Taking a break — with sacred intention

spiritualjourneyI’m going on a month-long break, and I’m setting my intentions for the trip

For the second time in my life I’m taking a month off.

Road trip! (Just writing it this way makes me smile. And smiling is good, because I’ve been really nervous about this trip the last few days.)

Taking a month off from my business — taking any time at all besides a few days — has always been very challenging. It’s easier this time than it was in 2010, when I went to Europe for the first time. Easier, by a little bit. My clients have been very encouraging and supportive; when I was doubting that I could let go of projects and of my practice it was my beloved clients who encouraged me to do this! So grateful for each of you!

I’m actually taking a break from writing!

I was worried about stopping my weekly flow of posts, but now I’ve really embraced this opportunity to unplug from routine and recharge — allowing an opening to absorb new experiences, information and images.

I have some guest posts coming for you, from some wonderful writers, which I will get set up and scheduled before I leave. There should be one each week, if all goes as planned. I will schedule a couple of newsletters to go out with links to the guest posts for you.

I will be back to my regular posting schedule by the end of May, writing about the Gemini New Moon.

I will be out exploring.

I am going to visit some of California’s abundant beautiful spots, many of which will be new to me. I’m going to Big Sur, Santa Barbara, Joshua Tree (the desert) — to a women’s Vipassana meditation retreat, Kernville (Sequoia National Park), Mammoth Mountain (Death Valley, lodgepole pines — oldest trees in the world), South Lake Tahoe, and Sonora (Yosemite).

Different wonders. Different climates. Different eco-systems.

Sunlight of the SpiritI will be sharing images instead of words as I go

I will be taking iPhone photos, as I do, and making art as I go. Ephemeral nature mandalas are always on my agenda. Made of bits of twig and rock and feather found where I am, plus some other sacred bits I may be carrying with me, offerings from my heart in gratitude for time spent in Mother Earth’s majesty, under the dome of her tree cathedrals, standing on her shores. Offerings I leave behind me to be reclaimed by the wind and the tides.

I will be posting photos to Facebook on my personal page and to my business page, to my Instagram account, and to Pinterest. Please connect with me on one or more of those, so I can share with you as I go.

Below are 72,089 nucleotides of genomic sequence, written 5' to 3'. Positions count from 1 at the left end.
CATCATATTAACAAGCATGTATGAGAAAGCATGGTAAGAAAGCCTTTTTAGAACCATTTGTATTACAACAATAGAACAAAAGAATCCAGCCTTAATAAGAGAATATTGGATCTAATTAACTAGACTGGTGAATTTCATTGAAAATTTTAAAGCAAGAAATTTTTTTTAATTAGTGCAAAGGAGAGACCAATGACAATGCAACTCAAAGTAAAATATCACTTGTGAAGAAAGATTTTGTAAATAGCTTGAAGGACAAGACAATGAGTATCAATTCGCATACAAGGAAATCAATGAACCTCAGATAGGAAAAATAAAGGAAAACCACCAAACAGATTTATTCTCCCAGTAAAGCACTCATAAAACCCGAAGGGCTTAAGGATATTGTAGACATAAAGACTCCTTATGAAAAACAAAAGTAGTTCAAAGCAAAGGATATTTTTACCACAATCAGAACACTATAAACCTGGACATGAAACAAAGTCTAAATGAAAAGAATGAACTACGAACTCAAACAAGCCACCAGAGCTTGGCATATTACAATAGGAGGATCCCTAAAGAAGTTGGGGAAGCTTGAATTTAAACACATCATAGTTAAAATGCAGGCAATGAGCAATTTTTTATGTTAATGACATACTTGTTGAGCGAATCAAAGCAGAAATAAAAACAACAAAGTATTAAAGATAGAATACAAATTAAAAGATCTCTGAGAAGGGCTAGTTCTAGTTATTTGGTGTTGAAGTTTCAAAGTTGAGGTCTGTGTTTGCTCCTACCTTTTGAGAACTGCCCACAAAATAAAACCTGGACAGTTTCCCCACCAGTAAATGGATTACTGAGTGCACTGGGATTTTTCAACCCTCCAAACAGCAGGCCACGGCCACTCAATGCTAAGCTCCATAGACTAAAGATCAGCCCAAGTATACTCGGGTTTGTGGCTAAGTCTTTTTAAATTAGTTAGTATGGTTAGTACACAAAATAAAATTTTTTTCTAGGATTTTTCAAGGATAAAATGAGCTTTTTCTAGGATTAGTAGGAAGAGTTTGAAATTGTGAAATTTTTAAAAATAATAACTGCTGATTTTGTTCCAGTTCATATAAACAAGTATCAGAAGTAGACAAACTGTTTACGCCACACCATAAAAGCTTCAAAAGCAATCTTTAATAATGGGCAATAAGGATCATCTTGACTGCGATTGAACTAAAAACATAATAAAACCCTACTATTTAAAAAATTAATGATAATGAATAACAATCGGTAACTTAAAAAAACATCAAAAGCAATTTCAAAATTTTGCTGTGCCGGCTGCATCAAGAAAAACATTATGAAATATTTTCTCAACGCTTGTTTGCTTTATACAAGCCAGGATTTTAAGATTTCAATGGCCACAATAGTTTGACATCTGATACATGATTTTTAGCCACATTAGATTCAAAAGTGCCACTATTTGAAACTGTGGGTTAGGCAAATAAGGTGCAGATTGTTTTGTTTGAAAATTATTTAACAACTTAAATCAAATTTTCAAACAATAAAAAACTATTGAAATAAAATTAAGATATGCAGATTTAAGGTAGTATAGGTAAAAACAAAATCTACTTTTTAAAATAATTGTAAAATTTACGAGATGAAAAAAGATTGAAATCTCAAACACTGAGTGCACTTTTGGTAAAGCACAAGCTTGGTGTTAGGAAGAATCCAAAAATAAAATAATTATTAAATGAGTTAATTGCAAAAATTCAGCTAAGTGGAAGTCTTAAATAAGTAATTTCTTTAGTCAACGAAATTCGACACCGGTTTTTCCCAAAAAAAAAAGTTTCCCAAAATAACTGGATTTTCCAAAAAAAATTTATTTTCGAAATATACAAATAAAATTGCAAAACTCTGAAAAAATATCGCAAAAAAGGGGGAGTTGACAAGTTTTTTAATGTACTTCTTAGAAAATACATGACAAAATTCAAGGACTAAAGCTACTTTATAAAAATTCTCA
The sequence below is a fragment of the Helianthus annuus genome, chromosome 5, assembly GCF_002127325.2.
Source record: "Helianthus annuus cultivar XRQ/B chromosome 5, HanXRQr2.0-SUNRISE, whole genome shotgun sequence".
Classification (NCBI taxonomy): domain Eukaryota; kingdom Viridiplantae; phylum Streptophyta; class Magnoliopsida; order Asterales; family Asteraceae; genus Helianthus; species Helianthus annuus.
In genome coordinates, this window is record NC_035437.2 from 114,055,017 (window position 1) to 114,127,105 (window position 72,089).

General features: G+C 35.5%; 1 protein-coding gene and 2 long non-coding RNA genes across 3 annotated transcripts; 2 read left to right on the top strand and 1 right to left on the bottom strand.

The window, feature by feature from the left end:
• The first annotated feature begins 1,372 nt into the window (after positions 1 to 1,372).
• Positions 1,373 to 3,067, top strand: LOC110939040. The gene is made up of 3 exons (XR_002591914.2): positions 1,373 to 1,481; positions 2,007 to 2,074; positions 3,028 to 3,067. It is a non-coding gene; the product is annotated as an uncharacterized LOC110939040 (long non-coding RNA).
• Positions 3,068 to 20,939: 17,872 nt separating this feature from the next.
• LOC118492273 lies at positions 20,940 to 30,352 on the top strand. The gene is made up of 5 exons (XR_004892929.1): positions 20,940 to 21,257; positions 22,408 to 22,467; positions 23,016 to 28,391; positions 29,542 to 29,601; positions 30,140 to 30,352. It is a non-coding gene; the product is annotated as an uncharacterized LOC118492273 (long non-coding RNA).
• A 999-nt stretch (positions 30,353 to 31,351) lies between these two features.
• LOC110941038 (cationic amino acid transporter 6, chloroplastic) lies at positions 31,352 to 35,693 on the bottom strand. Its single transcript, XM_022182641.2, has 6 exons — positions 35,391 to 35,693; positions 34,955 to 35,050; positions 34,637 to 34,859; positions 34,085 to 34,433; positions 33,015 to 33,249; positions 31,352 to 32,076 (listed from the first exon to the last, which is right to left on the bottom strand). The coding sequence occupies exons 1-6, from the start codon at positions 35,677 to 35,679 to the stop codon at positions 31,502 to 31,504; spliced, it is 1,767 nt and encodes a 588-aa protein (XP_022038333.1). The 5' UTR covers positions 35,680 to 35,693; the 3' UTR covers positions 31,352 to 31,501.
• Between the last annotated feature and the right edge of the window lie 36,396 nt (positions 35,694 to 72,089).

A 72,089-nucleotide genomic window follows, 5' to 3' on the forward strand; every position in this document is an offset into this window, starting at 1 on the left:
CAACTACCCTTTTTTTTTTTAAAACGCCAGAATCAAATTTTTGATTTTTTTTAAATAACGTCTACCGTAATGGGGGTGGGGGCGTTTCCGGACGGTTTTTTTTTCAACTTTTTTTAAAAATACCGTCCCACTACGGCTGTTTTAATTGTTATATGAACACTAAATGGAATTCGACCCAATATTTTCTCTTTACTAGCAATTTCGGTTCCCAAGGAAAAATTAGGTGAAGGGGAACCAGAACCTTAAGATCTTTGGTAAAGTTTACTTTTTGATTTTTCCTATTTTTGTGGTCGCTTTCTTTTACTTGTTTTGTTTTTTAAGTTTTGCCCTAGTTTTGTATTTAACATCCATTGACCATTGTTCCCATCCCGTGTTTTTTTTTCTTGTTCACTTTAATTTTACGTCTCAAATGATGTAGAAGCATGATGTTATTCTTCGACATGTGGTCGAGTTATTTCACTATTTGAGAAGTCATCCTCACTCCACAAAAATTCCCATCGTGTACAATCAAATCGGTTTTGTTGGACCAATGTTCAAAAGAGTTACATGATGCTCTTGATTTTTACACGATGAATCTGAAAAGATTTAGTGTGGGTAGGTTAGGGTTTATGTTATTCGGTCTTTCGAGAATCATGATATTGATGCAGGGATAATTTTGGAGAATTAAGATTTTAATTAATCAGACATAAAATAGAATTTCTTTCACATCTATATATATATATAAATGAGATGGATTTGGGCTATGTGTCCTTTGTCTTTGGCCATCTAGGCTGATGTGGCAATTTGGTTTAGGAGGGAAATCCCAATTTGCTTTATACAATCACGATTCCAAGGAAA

I will be traveling as a pilgrim, and walking with sacred intention as much as I can.

Just as when I write, or when I mentor clients, or help a client with her branding and website — intention matters. Every word, every interaction, every single thing has a more positive impact when it comes from sacred intention. 

Taking a holiday? Three tips for bringing the sacred with you as you go

  • Pack a travel altar, and bring your journal. My altar will contain the Mythical Goddess tarot deck, the Goddess oracle deck, some stones from my altar, the Goddess triptych I made for my inspiration altar (Brigid, Lakshmi and Qadesh), and more small sacred bits. Write something each morning that holds your intention for that day. For me, pulling a card from each of my decks and writing about those cards each morning really helps me set sacred intention.
  • Tread lightly. Stay humble. When you travel in humility, instead of entitlement, you will find that you can make amazing connections as you go. Say please and thank you, early and often. Find out where locals eat and hang out and go there. If you’re lucky enough to be in 12-step recovery, go to meetings as you travel. There’s no better way to feel instantly at home, I find.
  • Treat your body as the holy vessel it is even when you’re on vacation. There’s a huge difference in the way you will move through your journey, based on how you choose to roll. Self-care is easy to pack and bring with you, sister. I’ve chosen to stay in places with kitchens I can use. I’ll be bringing some essentials (ghee, coconut oil, good salt, soaked almonds for sure) with me that allow for good-for-my-body eating. Take some time for your spiritual practice. Meditation, t’ai chi, and yoga can be done anywhere. If you can’t bring your mat, or find a bit of floor space for your practice, you can take a meditative walk. 

How do you travel? What do you do to stay connected to the sacred when you’re on the road, and away from routine? How do you recharge when you take a break from your business? I’d love to hear from you; talk to me in the comments!


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I’m a barely tamed hippie, sage, seasoned, sarcastic (not all the time any more, but still). I’m a mom, a daughter, sister, a neighbor, and a friend. I’ve been on this meandering journey — like you, probably — seeking a better connection to and experience of peace, harmony, and fun in every bit of life. I’m single, quite good at it, and mostly love it. I’m here for the conversations I get to have with you, which these days center on exploring the mystery and beauty of life, work, health, aging, and creative expression. Want to know a little more about me and my journey? Explore the site. Read the blog. Connect with me on Twitter, Instagram, Facebook, Pinterest, and LinkedIn.

Join the conversation!

  1. Sue–I love to be in the “local energy” whenever I travel.  When abroad, I look for the places where locals gather.  I try and learn a bit of the language, even if it is only the greetings.  As you say, giving thanks, often and regularly, to everyone we meet, deepens the connection of that moment.